A purchase offer, which if accepted, becomes a purchase contract, can generally be thought of as the buyer's promise to purchase a property at a specified price under certain conditions. The offer price is the total of the deposit, any increases in downpayment over the course of the escrow and any borrowed funds. The initial deposit, in most cases, is an amount representing roughly 1% to 3% of the purchase price. This money is usually deposited with the escrow holder within two or three days of offer acceptance. When all contingencies have been released, the buyer typically deposits more money in escrow unless the initial deposit is already 3% of the purchase price, which is the maximum amount of "liquidated damages" that the seller can collect in the event of buyer default under California law. The deposit is increased again just before close of escrow by whatever amount is needed to pay the agreed upon price, after taking account of the cash on deposit already, the loan, and any bills and expenses for which the buyer is responsible.
Experienced agents know that contracts with high loan-to-value ratios (big loan, small downpayment) are more likely to unravel than contracts calling for the buyer to have a large downpayment. The rationale is that a buyer that needs a big loan relative to the price is closer to the edge in terms of being able to afford the house. Since sellers pay attention to this, buyers should consider whether their offer would be weakened if structured with a high loan-to-value ratio. Though the seller should, in the end, get the same amount of money whether the loan-to-value (LTV) ratio is low or high, the perception that the value of a high-LTV offer is lower demonstrates one of the key principles in drafting contract terms: people will discount the value of uncertain outcomes, or conversely, people will pay for control.
Recognizing this, the astute buyer does not include a contingency (right to terminate the contract under a specified condition) that he has a very low probability of exercising. Though contracts must be tailored to the specific situation presented by each individual property, there are a small number of common contingency types. One of these is the financing contingency, which allows the buyer not to buy the property without penalty if he is unable to get the loan that he requires. To protect against having to put in a larger-than-anticipated downpayment, the buyer may want an appraisal contingency. These are somewhat more acceptable to sellers than financing contingencies, in that the buyer's right to walk is not triggered by underwriting issues that only pertain to the borrower.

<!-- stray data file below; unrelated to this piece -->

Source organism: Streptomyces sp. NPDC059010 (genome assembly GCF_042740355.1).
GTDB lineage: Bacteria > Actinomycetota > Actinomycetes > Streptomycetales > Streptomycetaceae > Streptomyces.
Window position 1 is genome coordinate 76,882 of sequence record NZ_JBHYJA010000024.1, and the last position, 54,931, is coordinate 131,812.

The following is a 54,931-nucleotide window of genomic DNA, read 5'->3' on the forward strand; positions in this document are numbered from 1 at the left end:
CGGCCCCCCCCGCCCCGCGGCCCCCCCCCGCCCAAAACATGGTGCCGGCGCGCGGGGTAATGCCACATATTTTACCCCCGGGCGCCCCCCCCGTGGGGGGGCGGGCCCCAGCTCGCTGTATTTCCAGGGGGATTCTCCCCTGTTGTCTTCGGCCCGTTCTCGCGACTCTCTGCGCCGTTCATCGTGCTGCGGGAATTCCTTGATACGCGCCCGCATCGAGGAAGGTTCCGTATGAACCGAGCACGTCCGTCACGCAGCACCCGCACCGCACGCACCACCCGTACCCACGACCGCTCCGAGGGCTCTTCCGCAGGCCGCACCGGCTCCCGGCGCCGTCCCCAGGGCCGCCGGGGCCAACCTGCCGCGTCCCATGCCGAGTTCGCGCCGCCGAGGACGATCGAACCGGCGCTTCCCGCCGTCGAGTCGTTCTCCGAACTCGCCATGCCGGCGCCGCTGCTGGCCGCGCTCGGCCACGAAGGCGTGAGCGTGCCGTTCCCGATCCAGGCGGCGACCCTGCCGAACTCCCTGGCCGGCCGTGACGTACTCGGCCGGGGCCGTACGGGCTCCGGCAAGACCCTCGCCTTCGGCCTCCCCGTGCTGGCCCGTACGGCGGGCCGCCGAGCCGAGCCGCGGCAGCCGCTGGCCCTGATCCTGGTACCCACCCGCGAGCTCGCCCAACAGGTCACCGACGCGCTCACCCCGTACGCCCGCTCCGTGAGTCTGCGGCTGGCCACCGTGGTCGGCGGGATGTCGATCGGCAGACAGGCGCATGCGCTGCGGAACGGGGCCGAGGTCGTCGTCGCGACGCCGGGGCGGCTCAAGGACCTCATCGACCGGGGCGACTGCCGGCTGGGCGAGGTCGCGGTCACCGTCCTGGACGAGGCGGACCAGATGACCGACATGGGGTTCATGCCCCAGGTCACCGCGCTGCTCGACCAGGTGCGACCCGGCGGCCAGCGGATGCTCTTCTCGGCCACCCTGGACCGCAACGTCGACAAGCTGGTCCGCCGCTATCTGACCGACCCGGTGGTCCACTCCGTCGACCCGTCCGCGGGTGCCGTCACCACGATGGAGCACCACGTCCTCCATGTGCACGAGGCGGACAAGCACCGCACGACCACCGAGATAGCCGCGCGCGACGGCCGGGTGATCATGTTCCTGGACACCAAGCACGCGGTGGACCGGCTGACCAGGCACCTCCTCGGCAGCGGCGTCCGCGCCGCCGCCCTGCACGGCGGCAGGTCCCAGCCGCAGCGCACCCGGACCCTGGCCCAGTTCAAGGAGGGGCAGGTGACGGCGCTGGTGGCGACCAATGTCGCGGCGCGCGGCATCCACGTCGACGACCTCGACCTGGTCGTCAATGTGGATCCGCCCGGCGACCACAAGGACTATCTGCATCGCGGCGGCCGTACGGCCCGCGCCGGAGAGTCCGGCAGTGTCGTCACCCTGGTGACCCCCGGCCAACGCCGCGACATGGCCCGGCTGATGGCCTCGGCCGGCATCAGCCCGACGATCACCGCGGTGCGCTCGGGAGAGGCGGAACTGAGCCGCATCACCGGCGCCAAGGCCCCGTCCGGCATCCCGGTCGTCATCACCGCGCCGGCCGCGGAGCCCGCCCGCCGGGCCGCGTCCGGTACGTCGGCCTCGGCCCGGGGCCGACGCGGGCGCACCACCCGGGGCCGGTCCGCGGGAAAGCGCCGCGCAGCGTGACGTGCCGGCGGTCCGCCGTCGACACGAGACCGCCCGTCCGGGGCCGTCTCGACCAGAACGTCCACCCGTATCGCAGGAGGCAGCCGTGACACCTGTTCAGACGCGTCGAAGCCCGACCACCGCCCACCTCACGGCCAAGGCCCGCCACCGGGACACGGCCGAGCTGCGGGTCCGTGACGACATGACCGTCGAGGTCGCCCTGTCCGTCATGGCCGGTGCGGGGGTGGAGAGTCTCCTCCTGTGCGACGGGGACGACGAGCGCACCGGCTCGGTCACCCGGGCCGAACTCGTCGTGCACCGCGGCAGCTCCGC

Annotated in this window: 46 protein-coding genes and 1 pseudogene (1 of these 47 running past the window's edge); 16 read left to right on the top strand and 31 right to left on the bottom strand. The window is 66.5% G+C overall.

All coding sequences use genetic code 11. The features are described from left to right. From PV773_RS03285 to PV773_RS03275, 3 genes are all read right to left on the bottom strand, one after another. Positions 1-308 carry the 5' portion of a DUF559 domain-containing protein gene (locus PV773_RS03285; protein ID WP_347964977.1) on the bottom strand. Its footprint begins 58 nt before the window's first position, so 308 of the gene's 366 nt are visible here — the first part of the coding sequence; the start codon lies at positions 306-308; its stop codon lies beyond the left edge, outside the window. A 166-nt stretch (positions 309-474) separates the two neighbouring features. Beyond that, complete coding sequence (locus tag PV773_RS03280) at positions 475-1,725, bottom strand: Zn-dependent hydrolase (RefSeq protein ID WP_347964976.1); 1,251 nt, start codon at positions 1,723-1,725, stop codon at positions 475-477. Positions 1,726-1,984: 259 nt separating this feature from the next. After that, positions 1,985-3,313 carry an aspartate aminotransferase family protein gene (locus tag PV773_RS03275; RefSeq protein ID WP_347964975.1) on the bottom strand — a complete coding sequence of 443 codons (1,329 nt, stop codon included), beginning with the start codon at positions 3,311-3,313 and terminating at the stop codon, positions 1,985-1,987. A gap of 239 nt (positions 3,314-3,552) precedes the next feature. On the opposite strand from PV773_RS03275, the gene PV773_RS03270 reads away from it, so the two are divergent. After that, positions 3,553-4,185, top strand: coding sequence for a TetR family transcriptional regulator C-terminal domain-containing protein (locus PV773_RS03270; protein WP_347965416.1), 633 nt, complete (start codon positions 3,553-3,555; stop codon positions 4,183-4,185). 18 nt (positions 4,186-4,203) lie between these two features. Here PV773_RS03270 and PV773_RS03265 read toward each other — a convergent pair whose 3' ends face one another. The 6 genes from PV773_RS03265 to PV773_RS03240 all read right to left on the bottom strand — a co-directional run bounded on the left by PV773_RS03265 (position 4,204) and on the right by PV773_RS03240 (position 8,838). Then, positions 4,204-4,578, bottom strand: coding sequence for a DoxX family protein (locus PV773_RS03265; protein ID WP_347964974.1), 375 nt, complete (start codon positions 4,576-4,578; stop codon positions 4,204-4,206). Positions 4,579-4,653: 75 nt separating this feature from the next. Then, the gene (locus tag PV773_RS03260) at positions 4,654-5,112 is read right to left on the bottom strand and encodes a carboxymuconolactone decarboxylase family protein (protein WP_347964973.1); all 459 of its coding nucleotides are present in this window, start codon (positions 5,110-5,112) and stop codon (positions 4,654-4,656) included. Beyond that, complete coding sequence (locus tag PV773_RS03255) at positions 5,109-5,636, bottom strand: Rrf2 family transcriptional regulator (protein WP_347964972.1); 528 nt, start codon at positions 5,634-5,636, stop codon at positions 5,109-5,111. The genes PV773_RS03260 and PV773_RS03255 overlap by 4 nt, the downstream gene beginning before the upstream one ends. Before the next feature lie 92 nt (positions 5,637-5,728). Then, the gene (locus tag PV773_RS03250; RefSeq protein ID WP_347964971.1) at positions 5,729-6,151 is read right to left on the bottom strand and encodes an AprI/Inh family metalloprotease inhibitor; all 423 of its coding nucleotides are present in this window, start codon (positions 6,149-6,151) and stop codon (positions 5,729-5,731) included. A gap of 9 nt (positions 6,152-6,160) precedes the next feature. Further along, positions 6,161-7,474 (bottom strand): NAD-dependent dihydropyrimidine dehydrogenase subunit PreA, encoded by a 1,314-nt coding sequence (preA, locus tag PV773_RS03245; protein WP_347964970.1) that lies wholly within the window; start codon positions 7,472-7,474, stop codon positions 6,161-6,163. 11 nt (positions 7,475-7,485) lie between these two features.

The other contingency most commonly found is one that allows the buyer to reject the property based upon the buyer's determination of its condition. Typically, the buyer will enlist the assistance of structural inspectors and/or specialty contractors to find out if there are any major problems with the property that were not known prior to the offer. This type of contingency is often sufficiently open-ended that the seller has little protection if the buyer simply changes his mind because the buyer's decision about whether the property is acceptable or not is determinative. The seller can often avoid this situation by having a thorough set of inspection reports that enable buyers to evaluate the property's condition without a contingency.
Much in the same way that appraisal contingencies do not weaken an offer as much as financing contingencies, contingencies specific to one subsystem of the house, e.g., the foundation, are perceived as less likely to result in a rescinded contract. Frequently, contracts have some kind of property condition contingency and also an "as-is" addendum. The result is that the buyer can decide not to go forward with the contract, but cannot force the seller to repair discovered defects and sell at the contract price.
Buyers are sometimes confused about the difference in effect between exercising a contingency and defaulting. When the buyer exercises a contingency, which is typically done by giving notice that the contingency will not be released, there is generally no penalty, and the buyer's deposit is returned. The parties are effectively restored to their respective situations prior to making the contract. Default is an entirely different matter. In this case, the buyer fails to perform under the terms of the contract without the protection of a contingency and may be subject to loss of his deposit or liable for additional damages caused to the seller.